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PlantFiles: Mukdenia
Aceriphyllum rossii

Family: Saxifragaceae (saks-ih-frag-AY-see-ee) (Info)
Genus: Aceriphyllum (a-ser-IF-ih-lum) (Info)
Species: rossii (ROSS-ee-eye) (Info)

Synonym:Mukdenia rossii

One vendor has this plant for sale.

5 members have or want this plant for trade.


6-12 in. (15-30 cm)

9-12 in. (22-30 cm)

USDA Zone 4a: to -34.4 C (-30 F)
USDA Zone 4b: to -31.6 C (-25 F)
USDA Zone 5a: to -28.8 C (-20 F)
USDA Zone 5b: to -26.1 C (-15 F)
USDA Zone 6a: to -23.3 C (-10 F)
USDA Zone 6b: to -20.5 C (-5 F)
USDA Zone 7a: to -17.7 C (0 F)
USDA Zone 7b: to -14.9 C (5 F)
USDA Zone 8a: to -12.2 C (10 F)
USDA Zone 8b: to -9.4 C (15 F)

Sun Exposure:
Light Shade

Unknown - Tell us

Bloom Color:
White/Near White

Bloom Time:
Late Winter/Early Spring

Grown for foliage

Other details:
Average Water Needs; Water regularly; do not overwater

Soil pH requirements:
Unknown - Tell us

Patent Information:
Unknown - Tell us

Propagation Methods:
By dividing the rootball
From seed; stratify if sowing indoors

Seed Collecting:
Unknown - Tell us

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2 positives
1 neutral
No negatives

Gardeners' Notes:

Positive spiny1000 On Aug 9, 2010, spiny1000 from Lillestrm
Norway (Zone 5a) wrote:

My experience with this species is rather short, but it could be of interest to know that my plant survived the coldest winter for years (-34 Celsius / -30 Fahrenheit) in a pot! Ok, we had more than 70 centimeters / 30 inches of snowcover, but we experienced -30C for several days, or even weeks. Only really hardy plants would survive this!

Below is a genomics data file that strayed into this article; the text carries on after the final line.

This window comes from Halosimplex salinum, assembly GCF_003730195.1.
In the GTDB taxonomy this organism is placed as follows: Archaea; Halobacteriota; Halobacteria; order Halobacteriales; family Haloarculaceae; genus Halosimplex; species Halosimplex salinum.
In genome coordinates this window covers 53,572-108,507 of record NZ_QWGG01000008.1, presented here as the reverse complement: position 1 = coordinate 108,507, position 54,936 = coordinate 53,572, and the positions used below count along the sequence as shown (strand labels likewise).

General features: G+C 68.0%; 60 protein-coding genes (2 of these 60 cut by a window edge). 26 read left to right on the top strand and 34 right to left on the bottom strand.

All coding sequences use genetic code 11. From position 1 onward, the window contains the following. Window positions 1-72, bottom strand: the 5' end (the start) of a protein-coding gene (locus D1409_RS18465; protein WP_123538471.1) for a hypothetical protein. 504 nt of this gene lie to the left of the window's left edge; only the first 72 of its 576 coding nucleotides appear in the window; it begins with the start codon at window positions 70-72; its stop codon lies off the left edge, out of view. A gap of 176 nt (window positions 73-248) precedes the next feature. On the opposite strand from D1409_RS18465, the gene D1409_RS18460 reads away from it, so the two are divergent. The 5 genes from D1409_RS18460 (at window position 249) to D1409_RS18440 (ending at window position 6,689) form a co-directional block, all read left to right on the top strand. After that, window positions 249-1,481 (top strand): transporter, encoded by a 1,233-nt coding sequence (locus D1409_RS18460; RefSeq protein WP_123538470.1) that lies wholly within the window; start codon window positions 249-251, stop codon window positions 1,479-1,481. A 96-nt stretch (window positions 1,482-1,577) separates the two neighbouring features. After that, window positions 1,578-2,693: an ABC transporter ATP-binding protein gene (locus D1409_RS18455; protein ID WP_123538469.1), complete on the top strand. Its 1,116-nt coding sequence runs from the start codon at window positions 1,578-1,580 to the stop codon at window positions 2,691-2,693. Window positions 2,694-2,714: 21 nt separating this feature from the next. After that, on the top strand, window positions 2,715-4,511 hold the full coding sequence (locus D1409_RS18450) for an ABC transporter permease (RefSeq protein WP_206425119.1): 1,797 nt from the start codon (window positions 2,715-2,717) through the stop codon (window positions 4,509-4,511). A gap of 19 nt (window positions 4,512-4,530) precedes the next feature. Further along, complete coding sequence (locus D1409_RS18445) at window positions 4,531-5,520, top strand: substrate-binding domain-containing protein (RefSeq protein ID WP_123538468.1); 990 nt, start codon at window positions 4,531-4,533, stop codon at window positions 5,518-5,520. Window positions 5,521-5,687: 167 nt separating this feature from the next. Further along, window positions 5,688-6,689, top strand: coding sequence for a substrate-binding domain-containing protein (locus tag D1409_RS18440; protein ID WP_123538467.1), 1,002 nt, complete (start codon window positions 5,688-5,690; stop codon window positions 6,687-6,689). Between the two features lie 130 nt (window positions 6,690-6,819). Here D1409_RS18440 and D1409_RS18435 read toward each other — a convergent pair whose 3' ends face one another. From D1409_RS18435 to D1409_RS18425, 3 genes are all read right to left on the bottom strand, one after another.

Now it grows well and beautifully. Highly recommended for partial shade, or even in situations with several hours of full sun in northern gardens.

Positive hillfarm On Apr 30, 2007, hillfarm from Quesnel, BC (Zone 4a) wrote:

I grew this from seed from Gardens North in Ontario, Canada. Apparently a native of Japan.

Very hardy so far; survived being in the path of the snowblower (accidentally) this last winter, and being encased in ice the winter before that; grows on the edge of a shady bed under the eaves of the house, south-west exposure but shaded by trees/shrubs most of the day.

Maple-like foliage is outstanding, has a reddish tint and a silken sheen that is extremely attractive. Other perennial gardeners stop dead by this one, "What IS that?!"

Blooms very early - buds appear before foliage. Star-shaped flowers last a long time, are tinged with pink as they age.

Neutral Terry On Sep 12, 2001, Terry from Murfreesboro, TN (Zone 7a) wrote:

An under-used woodland member of the Saxifrage family. Leaves are shaped like maple leaves (hence its name), five-petaled white flowers in dense panicles arise in spring. Grow in good fertile loam in an area where the plant will receive some sunlight each day, but not too much especially in the south.


This plant has been said to grow in the following regions:

Juneau, Alaska
Winnetka, Illinois
Des Moines, Iowa
Baltimore, Maryland
Wilkes Barre, Pennsylvania
Olympia, Washington

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